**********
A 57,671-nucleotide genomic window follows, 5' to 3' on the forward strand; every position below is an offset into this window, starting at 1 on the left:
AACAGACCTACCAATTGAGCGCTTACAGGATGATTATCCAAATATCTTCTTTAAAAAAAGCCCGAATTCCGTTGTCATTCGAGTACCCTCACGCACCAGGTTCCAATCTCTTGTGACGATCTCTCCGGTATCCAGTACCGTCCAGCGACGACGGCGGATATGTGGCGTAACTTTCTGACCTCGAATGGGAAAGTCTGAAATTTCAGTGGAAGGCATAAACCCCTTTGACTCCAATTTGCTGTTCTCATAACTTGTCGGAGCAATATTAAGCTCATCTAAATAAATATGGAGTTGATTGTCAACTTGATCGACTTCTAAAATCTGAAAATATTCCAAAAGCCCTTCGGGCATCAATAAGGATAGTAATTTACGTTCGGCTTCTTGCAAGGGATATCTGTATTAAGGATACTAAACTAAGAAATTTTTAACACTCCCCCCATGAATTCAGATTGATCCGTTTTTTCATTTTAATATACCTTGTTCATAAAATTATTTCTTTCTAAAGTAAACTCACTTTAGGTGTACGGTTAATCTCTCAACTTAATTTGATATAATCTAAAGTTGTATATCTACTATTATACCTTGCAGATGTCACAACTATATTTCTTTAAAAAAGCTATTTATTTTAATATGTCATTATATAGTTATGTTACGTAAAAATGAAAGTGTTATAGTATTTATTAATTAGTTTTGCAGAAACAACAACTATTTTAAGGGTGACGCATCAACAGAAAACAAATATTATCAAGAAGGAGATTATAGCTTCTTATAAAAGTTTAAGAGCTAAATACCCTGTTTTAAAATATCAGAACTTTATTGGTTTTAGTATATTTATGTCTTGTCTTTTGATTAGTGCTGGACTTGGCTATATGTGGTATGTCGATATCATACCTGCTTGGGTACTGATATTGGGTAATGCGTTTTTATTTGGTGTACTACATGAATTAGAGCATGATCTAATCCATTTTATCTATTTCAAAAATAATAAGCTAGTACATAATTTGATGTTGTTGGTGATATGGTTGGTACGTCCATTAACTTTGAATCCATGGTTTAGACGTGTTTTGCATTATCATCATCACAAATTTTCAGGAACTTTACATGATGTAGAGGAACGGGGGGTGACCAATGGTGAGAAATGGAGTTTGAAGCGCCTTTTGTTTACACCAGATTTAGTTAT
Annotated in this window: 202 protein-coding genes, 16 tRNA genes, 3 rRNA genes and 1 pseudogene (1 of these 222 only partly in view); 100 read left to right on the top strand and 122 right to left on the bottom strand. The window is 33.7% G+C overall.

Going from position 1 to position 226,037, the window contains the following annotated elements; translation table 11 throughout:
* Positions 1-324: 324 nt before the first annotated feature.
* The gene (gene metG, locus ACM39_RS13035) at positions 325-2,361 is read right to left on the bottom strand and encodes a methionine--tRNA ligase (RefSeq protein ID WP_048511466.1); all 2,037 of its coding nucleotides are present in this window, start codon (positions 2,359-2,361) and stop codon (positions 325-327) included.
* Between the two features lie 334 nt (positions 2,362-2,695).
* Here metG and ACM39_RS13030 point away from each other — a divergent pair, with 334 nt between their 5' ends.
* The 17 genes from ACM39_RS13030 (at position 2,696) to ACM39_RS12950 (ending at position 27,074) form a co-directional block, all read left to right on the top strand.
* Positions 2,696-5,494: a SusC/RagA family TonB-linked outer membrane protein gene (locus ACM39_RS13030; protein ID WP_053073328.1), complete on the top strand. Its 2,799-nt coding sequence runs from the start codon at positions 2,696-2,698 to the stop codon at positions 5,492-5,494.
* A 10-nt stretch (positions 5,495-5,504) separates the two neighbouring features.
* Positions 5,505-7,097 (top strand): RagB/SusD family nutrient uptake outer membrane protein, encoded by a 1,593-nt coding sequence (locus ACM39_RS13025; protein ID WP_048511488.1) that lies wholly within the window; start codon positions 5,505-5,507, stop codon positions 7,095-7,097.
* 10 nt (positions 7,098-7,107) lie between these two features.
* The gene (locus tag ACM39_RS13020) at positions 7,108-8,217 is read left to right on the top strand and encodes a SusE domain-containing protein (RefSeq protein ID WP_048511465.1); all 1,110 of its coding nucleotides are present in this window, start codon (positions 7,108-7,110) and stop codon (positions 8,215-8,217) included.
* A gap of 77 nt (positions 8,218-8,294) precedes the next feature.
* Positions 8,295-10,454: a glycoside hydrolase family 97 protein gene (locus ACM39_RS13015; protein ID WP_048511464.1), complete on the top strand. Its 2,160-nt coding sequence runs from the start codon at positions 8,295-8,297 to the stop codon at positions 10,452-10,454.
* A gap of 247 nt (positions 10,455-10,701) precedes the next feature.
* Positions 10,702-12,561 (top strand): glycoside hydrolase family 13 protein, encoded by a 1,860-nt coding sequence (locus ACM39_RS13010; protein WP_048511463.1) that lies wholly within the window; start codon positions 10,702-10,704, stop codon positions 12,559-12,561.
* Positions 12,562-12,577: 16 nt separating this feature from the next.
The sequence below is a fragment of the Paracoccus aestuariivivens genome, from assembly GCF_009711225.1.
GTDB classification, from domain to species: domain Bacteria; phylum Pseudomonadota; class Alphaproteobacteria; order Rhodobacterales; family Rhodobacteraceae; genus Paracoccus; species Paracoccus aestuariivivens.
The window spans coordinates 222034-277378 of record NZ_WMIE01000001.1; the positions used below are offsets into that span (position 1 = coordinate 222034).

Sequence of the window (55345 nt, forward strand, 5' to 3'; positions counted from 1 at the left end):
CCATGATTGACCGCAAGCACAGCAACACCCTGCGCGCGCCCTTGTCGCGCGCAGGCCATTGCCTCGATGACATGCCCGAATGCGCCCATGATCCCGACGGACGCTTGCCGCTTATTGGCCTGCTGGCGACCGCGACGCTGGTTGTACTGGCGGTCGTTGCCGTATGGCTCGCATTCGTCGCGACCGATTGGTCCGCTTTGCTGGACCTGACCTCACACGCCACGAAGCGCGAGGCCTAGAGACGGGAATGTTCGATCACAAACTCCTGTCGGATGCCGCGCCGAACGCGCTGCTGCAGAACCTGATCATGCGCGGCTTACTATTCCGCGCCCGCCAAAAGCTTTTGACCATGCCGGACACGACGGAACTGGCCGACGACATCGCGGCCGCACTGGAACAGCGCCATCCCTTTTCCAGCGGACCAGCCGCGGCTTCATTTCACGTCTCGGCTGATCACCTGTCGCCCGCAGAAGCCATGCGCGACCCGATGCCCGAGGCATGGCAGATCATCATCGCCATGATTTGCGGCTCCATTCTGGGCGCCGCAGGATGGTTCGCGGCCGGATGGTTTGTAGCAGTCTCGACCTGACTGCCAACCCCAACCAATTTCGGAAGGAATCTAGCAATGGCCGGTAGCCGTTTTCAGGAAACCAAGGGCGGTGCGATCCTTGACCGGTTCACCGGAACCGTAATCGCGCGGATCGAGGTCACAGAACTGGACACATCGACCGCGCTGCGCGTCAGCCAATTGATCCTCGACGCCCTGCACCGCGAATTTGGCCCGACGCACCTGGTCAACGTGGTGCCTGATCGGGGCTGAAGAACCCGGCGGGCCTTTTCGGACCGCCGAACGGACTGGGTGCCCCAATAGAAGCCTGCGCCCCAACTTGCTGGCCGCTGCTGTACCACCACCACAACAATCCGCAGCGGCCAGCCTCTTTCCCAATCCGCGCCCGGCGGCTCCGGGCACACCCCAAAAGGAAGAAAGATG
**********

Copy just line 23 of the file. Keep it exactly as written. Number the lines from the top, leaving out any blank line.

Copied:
Sequence of the window (55345 nt, forward strand, 5' to 3'; positions counted from 1 at the left end):